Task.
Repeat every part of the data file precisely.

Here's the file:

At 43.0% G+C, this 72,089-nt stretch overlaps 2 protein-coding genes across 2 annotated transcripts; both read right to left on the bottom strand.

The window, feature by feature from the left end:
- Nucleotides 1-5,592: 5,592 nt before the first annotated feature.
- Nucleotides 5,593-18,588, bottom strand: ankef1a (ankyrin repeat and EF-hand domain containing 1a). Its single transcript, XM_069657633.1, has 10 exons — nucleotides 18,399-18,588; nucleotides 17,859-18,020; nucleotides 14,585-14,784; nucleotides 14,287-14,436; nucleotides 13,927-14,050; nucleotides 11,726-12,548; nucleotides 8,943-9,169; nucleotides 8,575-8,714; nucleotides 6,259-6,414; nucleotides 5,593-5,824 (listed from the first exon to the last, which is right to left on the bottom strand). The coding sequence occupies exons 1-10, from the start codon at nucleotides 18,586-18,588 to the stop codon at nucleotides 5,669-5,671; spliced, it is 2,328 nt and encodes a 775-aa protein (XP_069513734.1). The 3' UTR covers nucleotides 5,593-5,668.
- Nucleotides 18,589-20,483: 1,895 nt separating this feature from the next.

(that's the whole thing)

At 43.0% G+C, this 72,089-nt stretch overlaps 2 protein-coding genes across 2 annotated transcripts; both read right to left on the bottom strand.

The window, feature by feature from the left end:
- Nucleotides 1-5,592: 5,592 nt before the first annotated feature.
- Nucleotides 5,593-18,588, bottom strand: ankef1a (ankyrin repeat and EF-hand domain containing 1a). Its single transcript, XM_069657633.1, has 10 exons — nucleotides 18,399-18,588; nucleotides 17,859-18,020; nucleotides 14,585-14,784; nucleotides 14,287-14,436; nucleotides 13,927-14,050; nucleotides 11,726-12,548; nucleotides 8,943-9,169; nucleotides 8,575-8,714; nucleotides 6,259-6,414; nucleotides 5,593-5,824 (listed from the first exon to the last, which is right to left on the bottom strand). The coding sequence occupies exons 1-10, from the start codon at nucleotides 18,586-18,588 to the stop codon at nucleotides 5,669-5,671; spliced, it is 2,328 nt and encodes a 775-aa protein (XP_069513734.1). The 3' UTR covers nucleotides 5,593-5,668.
- Nucleotides 18,589-20,483: 1,895 nt separating this feature from the next.